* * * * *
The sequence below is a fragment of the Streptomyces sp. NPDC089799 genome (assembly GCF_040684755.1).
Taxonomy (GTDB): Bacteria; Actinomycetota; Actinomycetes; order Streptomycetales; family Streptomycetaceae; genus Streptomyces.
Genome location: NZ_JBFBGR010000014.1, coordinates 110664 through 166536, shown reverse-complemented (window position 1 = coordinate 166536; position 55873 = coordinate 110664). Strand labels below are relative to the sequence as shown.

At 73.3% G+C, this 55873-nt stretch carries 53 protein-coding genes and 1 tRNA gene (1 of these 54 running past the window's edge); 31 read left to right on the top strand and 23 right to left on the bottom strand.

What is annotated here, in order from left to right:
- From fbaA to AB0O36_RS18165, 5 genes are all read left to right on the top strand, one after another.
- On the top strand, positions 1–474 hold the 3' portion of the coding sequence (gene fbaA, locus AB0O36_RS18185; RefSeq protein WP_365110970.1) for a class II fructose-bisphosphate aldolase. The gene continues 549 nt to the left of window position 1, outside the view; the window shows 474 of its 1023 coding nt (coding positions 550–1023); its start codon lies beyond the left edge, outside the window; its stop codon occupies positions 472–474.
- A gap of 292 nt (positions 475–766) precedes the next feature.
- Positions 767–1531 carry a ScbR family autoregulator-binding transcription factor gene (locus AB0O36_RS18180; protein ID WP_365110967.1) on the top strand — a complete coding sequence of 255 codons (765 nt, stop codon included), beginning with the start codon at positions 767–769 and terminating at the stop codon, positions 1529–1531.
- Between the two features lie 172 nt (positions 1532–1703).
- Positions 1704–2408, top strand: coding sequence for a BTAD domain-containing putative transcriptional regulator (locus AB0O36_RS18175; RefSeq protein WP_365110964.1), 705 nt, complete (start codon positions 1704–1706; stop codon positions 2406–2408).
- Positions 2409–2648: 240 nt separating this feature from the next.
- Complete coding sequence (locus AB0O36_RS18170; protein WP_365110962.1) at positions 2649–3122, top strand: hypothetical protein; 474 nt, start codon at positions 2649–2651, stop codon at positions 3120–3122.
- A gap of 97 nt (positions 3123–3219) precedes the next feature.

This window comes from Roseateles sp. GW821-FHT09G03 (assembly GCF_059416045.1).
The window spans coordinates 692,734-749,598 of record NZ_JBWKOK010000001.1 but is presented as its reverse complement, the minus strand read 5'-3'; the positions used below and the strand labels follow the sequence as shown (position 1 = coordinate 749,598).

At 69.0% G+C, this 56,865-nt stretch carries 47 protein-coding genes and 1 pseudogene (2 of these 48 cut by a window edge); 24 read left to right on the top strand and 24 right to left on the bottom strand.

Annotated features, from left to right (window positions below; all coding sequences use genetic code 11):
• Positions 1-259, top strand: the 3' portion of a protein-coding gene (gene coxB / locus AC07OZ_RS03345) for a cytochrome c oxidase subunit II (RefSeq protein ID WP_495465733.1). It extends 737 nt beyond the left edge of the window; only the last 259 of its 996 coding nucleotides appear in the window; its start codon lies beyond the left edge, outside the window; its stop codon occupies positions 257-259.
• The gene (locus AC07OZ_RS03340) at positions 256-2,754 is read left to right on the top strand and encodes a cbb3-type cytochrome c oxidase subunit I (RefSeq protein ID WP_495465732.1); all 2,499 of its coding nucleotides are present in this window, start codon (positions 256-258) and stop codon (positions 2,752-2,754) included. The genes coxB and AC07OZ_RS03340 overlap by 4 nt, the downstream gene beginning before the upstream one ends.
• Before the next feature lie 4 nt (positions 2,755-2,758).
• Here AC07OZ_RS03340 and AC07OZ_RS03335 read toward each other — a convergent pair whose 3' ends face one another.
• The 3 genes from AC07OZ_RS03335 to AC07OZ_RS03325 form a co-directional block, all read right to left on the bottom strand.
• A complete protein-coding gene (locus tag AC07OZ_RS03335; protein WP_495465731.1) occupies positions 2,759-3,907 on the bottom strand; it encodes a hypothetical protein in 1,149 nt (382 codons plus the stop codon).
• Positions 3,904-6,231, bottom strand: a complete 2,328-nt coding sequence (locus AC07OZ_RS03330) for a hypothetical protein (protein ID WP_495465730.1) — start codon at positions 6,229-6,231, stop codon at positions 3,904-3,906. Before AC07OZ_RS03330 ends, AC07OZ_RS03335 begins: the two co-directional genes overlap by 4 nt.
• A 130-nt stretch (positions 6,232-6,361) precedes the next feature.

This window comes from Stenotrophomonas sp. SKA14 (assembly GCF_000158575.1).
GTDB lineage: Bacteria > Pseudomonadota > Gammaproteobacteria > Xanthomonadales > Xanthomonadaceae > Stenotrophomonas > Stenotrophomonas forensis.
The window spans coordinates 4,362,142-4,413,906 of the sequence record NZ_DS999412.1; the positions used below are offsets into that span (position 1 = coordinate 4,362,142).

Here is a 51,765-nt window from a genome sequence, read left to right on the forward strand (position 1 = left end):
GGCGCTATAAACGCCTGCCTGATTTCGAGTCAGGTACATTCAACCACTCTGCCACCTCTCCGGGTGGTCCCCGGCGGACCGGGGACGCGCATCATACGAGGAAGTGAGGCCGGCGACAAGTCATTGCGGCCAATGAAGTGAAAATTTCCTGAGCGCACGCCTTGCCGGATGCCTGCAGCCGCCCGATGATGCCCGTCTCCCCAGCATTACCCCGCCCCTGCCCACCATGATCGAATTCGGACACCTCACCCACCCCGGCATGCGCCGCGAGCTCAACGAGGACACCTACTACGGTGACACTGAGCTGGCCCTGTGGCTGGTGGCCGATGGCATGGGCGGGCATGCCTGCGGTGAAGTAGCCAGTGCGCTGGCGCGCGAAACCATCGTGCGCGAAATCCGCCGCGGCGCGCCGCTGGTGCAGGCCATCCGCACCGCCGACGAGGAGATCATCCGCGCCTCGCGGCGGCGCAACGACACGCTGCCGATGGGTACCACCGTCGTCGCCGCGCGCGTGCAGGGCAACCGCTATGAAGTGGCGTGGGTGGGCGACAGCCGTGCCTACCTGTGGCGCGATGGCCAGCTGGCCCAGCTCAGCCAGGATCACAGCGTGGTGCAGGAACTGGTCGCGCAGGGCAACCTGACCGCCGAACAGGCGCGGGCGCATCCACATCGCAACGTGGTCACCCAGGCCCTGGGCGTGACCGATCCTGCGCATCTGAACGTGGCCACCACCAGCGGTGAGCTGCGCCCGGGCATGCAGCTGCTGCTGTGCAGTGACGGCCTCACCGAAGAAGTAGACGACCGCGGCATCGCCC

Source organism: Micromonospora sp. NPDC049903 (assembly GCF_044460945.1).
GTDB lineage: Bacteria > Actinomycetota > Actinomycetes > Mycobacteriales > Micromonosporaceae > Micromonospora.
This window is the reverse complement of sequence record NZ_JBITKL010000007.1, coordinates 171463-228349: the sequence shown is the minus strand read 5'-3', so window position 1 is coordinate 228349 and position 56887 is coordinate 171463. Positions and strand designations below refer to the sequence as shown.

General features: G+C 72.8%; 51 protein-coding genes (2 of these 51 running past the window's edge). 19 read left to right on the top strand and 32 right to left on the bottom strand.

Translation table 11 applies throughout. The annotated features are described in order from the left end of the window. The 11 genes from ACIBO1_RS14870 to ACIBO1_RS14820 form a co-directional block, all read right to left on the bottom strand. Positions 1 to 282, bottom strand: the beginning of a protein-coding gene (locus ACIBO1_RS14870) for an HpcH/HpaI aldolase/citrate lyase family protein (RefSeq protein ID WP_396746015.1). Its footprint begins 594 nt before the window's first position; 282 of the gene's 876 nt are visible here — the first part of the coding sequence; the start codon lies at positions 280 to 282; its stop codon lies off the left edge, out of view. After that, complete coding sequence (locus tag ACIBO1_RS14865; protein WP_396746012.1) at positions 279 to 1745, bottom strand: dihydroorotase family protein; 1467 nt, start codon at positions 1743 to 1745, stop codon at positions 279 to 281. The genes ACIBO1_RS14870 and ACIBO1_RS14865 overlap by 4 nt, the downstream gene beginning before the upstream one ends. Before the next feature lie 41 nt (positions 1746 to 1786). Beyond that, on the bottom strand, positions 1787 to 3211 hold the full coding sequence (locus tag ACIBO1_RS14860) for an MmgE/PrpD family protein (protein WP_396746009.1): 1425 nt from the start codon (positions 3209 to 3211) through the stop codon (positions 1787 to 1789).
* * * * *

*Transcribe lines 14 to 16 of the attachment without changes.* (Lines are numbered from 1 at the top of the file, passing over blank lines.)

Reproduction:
- A gap of 97 nt (positions 3123–3219) precedes the next feature.

This window comes from Roseateles sp. GW821-FHT09G03 (assembly GCF_059416045.1).
The window spans coordinates 692,734-749,598 of record NZ_JBWKOK010000001.1 but is presented as its reverse complement, the minus strand read 5'-3'; the positions used below and the strand labels follow the sequence as shown (position 1 = coordinate 749,598).